Steelers Training Camp: Friday Night Lights
It was with great anticipation that my lovely niece Laura and I headed for Latrobe Memorial Stadium and Friday Night Lights. I have never been to this event, and Laura has never been to any sort of football practice. (She will perhaps, like me, learn the error of her ways in later life.)
But it was not only the practice and the atmosphere I was anticipating, because we were meeting up with Greg (of the late lamented Weiner’s Circle,) Homer J., and Ivan. They arrived considerably earlier than we did and grabbed seats on the 40 yard line. It was then only a matter of catching up as we waited for the yellow school busses to arrive from St. Vincent’s. (Yes, the players are brought in yellow school busses. I don’t believe they are specially kitted out yellow school busses either. Mike Tomlin likes to keep the guys uncomfortable and humble during camp.)
I don’t have a single note on my yellow pad from Friday night, because as great as the 40 yard line seats on the 2nd row appeared to be, in fact the majority of the reps took place in the red zone, one way and another, and it was difficult to see too much. (This explains in part why I so seldom go to games. You can actually see much better on the TV, and are more comfortable besides. If this makes me a bad fan, well, I think there are an awful lot of bad fans.)
The one takeaway I had from Friday Night (pun intended) is that as reported the defense is winning an awful lot more of the drills than I am accustomed to. I recall discussing with Ivan the rather poor showing of the defense last year, especially against Ben and the receivers. (Ben and The Receivers would make an interesting but not compelling name for a band, BTW, but use it if you like.) At the time we hoped this meant that the offense was just that good, not that the defense was that bad. I will draw a veil on my conclusions after the end of the season.
And the intended pun is because the DB group is taking away a lot of balls this summer. We will see if this continues to be the case, but the DB group appears to be the best and deepest I have ever experienced, and it is hardly surprising that the coaching staff is tinkering with ways to get a lot of them on the field at once. (And when I say “a lot,” I’m talking about seven DB packages at times.)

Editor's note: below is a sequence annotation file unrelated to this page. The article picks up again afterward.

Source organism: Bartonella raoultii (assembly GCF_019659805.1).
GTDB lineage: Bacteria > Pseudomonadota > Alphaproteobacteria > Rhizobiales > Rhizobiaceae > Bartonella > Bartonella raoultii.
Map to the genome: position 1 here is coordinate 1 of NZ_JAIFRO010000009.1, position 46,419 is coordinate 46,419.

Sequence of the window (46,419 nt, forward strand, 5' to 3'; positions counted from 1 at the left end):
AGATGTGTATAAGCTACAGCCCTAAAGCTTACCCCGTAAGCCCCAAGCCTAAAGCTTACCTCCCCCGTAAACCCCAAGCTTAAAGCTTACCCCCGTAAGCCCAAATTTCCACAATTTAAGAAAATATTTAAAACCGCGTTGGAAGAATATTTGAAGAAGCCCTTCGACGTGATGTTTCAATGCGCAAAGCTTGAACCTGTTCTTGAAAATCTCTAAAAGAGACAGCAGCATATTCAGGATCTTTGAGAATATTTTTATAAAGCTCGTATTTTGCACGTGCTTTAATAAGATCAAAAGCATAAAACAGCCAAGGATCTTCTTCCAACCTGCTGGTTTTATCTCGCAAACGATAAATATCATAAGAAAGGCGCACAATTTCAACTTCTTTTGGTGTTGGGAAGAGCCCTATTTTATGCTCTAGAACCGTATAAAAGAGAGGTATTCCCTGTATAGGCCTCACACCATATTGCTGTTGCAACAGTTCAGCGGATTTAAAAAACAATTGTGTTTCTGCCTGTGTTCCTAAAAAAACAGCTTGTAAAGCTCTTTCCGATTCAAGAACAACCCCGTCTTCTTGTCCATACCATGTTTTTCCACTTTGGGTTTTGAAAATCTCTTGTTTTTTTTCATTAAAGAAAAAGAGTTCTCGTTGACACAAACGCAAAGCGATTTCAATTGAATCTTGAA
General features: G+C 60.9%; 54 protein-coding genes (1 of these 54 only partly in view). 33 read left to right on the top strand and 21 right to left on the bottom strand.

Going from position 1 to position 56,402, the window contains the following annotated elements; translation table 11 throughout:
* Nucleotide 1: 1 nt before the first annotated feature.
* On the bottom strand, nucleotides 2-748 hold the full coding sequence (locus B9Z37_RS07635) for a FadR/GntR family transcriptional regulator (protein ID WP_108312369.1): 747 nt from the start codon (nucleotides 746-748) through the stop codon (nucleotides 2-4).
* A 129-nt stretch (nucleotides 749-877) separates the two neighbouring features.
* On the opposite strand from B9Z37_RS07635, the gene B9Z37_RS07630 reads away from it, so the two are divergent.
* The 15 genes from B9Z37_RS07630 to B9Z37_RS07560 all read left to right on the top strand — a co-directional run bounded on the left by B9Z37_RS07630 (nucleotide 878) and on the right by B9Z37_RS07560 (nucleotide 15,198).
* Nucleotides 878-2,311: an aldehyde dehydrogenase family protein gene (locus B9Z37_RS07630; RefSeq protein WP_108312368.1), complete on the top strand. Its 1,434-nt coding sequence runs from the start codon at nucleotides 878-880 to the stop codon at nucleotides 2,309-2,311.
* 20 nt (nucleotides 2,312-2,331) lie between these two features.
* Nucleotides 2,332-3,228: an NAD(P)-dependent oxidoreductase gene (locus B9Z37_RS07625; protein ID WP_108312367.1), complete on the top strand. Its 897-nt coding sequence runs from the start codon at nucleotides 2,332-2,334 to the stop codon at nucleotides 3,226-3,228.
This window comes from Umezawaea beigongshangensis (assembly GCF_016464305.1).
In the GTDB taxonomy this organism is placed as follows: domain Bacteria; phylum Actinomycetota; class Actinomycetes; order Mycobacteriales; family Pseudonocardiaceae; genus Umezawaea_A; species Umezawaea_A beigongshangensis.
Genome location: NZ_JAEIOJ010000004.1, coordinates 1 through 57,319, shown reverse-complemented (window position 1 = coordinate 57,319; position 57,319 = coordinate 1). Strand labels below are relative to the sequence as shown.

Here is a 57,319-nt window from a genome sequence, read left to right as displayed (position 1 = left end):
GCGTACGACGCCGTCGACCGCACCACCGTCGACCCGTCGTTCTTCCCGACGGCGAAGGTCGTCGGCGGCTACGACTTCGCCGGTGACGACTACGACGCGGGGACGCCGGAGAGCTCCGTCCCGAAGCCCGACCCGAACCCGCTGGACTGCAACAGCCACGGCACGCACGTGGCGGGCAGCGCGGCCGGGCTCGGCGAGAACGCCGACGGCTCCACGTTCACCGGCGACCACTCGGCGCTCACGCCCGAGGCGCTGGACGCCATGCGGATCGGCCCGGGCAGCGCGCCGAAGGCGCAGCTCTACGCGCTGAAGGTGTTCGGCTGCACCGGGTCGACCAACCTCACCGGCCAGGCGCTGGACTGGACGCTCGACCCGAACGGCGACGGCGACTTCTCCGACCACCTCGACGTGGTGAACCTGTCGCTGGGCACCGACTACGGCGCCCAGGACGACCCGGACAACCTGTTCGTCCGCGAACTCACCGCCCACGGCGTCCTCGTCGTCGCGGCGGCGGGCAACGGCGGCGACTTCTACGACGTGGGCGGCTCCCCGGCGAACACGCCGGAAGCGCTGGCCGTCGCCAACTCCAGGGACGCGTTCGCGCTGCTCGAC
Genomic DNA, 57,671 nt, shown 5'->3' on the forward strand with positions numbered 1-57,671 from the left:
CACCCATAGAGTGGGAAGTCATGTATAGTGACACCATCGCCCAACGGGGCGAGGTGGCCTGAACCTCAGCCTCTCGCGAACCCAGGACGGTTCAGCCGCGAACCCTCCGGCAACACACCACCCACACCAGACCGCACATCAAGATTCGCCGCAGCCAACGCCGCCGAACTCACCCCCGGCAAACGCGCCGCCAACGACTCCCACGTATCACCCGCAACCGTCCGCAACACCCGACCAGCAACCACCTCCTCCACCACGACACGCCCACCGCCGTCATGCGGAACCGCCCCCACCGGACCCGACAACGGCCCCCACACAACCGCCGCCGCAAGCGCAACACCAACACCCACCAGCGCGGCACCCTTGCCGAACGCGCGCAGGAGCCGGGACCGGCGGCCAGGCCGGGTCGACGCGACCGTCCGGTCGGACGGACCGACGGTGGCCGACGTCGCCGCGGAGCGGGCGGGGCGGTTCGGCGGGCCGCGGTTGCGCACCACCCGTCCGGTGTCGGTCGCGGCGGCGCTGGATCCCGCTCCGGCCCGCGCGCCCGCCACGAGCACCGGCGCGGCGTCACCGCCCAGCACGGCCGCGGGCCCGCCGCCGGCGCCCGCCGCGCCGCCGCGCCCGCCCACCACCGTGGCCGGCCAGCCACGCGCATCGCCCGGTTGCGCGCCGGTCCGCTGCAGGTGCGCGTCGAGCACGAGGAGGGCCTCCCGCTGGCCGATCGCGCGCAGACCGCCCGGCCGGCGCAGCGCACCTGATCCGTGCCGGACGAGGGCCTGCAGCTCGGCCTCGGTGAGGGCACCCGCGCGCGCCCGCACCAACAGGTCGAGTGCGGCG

There was a group of about eight people sitting behind us, including one very vocal man who said “Go Jacksonville” when the players started coming in. I turned around and looked at him, and he was wearing Steelers gear. He smiled ruefully and admitted that he was still torched about the playoff game. (I’m quite sure he is not alone.) We ended up talking quite a bit during the practice.
I enjoyed talking with him, but I have to say I have difficulty relating to the psychology of the sort of fan who feels entitled to a certain level of performance from the team/players. So very many things can go wrong—things we as fans are almost never privy to at the time.
Here’s an example. Terrell Edmunds is looking every bit a first round pick. It would appear the Steelers did their due diligence in overlooking what was an underwhelming senior season for Edmunds. He is clearly very smart, very athletic, very hard-working, and very tough—all things the Steelers value highly. So, one would assume, does everyone else. So what was going on last season with Edmunds?
As it happened, he played the season with a shoulder injury sufficiently serious to require surgery after the season. All the other teams knew this, as did the scouts. The same scouts who were grading him out as a second to third round talent. I don’t get it.
I would get it if he had the sort of injury surgery doesn’t necessarily entirely remedy. One can’t help but think of Sean Spence. It was amazing that he managed to fight back from his catastrophic injury. But there is no doubt he was never again the player the Steelers drafted. There are some things that even Mother Nature, in combination with the best sports medicine has to offer, can’t fix.
And speaking of such things, some of the loudest cheers in the stadium were for Ryan Shazier, who walked around part of the stadium and took a seat at the 50 yard line. He had several people with him, but they weren’t assisting him to walk. He had a cane which he was using, and his walk was awkward and stilted, but he is walking on his own. Watching him, one can’t help but be overwhelmed with gratitude that he has made enough progress that one feels assured that he will have at least a relatively normal life. This is undoubtedly due not only to the best medical care one could possibly have in such circumstances but to his clearly indomitable spirit.
But watching him, it’s also very difficult to image him ever playing football again. As Dale Lolley commented many months ago, if this is what Ryan needs to help him through what is surely a very difficult and painful recovery, so be it, and Lolley vowed to never doubt him. But for me, the thought of him going back on a football field as a player is terrifying. And it is impossible to think that even if he were to get to the point where he could actually make “football moves,” the elite speed which was the basis of his game would surely be gone. I’m really hoping he enjoys the ways the Steelers are using him now—in scouting, as an extra coach, and so on, because that is the football career that makes sense for him.
Seeing him also adds urgency for the players to the coaching from the refs (there was an NFL ref team working the practices last week) about the new helmet rule. I find myself wondering if one day it will be called the Shazier rule.
Saturday’s practice was a chance to get a better look at what was actually going on. Tomorrow’s post will cover that. So tune in to find out who else looks like they’ve justified the Steelers’ draft picks, what wily veterans are impressing, and the results of throwing down the gauntlet.